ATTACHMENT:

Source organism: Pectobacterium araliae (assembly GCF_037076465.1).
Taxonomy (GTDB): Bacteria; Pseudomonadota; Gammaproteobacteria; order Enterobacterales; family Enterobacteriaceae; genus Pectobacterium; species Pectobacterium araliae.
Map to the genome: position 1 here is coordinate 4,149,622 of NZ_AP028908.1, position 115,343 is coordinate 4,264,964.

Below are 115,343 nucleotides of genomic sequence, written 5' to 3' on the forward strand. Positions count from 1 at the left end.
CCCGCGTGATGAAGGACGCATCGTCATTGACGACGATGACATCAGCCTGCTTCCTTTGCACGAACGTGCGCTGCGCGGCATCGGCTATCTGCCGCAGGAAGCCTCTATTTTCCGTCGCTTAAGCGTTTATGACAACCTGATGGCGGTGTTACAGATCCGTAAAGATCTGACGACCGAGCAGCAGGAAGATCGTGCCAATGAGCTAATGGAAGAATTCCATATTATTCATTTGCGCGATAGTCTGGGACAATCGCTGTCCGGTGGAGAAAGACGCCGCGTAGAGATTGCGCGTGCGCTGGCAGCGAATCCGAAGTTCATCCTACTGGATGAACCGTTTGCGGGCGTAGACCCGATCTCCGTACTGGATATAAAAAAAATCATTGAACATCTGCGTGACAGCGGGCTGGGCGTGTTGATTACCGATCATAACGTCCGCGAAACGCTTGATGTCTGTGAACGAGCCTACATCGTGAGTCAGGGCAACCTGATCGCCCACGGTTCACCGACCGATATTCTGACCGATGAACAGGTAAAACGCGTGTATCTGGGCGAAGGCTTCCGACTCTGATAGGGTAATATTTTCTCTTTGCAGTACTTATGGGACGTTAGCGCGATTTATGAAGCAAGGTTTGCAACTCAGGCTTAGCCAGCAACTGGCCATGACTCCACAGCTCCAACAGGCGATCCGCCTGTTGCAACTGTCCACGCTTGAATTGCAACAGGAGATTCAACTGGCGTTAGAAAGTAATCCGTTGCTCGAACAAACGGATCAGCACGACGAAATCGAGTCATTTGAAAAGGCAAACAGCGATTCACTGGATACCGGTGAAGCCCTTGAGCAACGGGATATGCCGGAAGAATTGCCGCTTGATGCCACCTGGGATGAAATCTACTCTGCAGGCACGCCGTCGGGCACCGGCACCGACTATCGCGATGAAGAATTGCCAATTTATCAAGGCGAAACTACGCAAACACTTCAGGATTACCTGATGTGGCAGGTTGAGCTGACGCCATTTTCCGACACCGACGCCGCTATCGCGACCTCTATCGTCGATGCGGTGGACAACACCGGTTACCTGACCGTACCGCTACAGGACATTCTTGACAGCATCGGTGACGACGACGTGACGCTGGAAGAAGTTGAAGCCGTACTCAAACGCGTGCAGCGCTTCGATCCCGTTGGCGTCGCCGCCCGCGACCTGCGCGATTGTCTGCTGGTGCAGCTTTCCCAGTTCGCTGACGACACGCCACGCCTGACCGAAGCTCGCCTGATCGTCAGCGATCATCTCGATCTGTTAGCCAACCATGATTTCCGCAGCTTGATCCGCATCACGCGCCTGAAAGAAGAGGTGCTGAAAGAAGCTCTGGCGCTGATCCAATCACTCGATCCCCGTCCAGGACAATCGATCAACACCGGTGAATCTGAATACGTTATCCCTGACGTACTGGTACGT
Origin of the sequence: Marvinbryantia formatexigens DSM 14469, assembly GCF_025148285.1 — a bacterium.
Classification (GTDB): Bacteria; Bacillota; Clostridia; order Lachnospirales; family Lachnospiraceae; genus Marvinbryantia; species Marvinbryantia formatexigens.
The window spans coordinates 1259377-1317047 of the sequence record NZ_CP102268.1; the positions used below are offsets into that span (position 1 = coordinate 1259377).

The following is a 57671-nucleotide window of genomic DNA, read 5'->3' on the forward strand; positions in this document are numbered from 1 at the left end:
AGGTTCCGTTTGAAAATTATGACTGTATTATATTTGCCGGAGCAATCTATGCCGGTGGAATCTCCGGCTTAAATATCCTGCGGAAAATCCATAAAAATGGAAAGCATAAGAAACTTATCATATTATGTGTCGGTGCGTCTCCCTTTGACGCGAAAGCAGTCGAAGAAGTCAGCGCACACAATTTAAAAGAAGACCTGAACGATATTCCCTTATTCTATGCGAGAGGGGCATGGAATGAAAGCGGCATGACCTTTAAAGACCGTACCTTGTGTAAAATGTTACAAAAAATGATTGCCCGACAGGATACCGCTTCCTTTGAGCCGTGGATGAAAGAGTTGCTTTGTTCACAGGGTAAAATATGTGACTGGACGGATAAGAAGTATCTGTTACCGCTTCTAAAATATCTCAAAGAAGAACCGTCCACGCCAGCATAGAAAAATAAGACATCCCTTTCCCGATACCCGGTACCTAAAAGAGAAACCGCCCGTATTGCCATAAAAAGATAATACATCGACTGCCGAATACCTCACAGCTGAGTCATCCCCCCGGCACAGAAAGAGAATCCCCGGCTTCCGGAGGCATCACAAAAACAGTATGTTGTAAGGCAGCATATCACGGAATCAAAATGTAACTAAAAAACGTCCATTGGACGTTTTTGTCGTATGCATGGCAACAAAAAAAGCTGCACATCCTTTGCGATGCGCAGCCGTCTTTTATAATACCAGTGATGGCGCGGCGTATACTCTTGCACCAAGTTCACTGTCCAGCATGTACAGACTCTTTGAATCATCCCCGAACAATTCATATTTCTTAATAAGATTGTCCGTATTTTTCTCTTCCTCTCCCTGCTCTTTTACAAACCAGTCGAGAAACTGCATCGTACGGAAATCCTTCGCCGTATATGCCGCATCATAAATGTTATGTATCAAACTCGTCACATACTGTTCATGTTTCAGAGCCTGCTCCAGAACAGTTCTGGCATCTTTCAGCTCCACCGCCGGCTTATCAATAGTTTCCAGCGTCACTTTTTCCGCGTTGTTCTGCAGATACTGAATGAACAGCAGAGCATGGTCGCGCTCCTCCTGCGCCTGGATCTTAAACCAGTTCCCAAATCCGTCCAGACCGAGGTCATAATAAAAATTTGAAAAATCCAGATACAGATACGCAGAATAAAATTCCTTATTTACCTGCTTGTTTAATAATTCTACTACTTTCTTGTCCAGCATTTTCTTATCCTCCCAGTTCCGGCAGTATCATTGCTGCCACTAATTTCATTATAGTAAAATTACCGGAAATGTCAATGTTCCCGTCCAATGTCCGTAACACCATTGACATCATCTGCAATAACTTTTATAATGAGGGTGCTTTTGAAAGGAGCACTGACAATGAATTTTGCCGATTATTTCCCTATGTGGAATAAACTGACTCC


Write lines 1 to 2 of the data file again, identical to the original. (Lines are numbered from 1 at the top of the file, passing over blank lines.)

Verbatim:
Source organism: Pectobacterium araliae (assembly GCF_037076465.1).
Taxonomy (GTDB): Bacteria; Pseudomonadota; Gammaproteobacteria; order Enterobacterales; family Enterobacteriaceae; genus Pectobacterium; species Pectobacterium araliae.